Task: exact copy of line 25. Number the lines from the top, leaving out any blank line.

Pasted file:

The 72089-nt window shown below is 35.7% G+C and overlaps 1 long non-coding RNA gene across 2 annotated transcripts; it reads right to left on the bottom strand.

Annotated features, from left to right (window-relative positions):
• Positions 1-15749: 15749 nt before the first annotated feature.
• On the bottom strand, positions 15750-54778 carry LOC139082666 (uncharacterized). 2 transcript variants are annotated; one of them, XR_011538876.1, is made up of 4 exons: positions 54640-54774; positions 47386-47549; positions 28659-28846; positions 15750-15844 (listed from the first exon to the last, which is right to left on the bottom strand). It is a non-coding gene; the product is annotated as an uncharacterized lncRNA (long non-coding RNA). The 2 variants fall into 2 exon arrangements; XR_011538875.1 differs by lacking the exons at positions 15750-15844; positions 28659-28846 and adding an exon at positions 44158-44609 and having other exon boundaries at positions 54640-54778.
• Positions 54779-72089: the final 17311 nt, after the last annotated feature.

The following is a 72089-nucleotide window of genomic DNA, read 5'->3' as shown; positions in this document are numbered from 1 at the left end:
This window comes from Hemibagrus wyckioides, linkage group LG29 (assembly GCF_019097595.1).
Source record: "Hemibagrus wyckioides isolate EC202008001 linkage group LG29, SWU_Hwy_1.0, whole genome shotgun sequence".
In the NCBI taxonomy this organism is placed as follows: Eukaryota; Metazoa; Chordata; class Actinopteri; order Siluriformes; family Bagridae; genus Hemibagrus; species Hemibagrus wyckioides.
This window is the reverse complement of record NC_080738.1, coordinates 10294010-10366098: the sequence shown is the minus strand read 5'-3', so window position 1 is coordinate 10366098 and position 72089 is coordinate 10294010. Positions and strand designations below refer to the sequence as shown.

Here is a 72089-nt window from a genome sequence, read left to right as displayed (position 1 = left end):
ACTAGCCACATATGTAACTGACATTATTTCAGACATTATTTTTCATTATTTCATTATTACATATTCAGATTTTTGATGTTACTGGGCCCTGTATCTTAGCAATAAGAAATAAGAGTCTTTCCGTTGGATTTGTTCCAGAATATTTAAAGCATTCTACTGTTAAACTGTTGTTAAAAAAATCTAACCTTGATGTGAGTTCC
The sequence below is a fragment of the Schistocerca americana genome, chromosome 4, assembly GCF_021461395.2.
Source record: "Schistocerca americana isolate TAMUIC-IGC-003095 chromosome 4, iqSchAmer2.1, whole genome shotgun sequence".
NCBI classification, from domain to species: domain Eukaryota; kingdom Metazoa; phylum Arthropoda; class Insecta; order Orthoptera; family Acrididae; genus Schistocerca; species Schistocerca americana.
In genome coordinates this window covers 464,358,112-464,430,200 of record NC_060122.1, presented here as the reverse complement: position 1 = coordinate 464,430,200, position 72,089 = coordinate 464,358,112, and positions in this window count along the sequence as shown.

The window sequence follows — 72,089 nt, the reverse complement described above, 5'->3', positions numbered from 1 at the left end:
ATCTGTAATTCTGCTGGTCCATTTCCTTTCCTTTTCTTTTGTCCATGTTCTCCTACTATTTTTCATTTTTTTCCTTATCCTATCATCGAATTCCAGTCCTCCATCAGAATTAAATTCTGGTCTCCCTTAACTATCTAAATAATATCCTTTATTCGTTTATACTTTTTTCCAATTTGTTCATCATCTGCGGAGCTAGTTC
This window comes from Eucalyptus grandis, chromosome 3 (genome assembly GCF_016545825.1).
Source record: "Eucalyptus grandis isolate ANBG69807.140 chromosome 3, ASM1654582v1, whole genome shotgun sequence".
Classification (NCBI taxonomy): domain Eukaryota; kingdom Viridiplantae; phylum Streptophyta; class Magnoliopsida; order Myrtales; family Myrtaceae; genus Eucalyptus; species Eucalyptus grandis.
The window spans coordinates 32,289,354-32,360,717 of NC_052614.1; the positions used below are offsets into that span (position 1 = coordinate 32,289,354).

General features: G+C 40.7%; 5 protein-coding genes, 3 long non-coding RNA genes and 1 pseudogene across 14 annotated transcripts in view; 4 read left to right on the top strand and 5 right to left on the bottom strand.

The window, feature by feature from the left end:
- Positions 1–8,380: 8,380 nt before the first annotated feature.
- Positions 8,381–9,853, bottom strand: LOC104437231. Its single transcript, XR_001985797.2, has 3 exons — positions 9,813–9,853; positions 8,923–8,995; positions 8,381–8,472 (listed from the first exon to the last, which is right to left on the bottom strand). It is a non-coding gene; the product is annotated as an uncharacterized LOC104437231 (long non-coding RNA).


- Positions 1–8,380: 8,380 nt before the first annotated feature.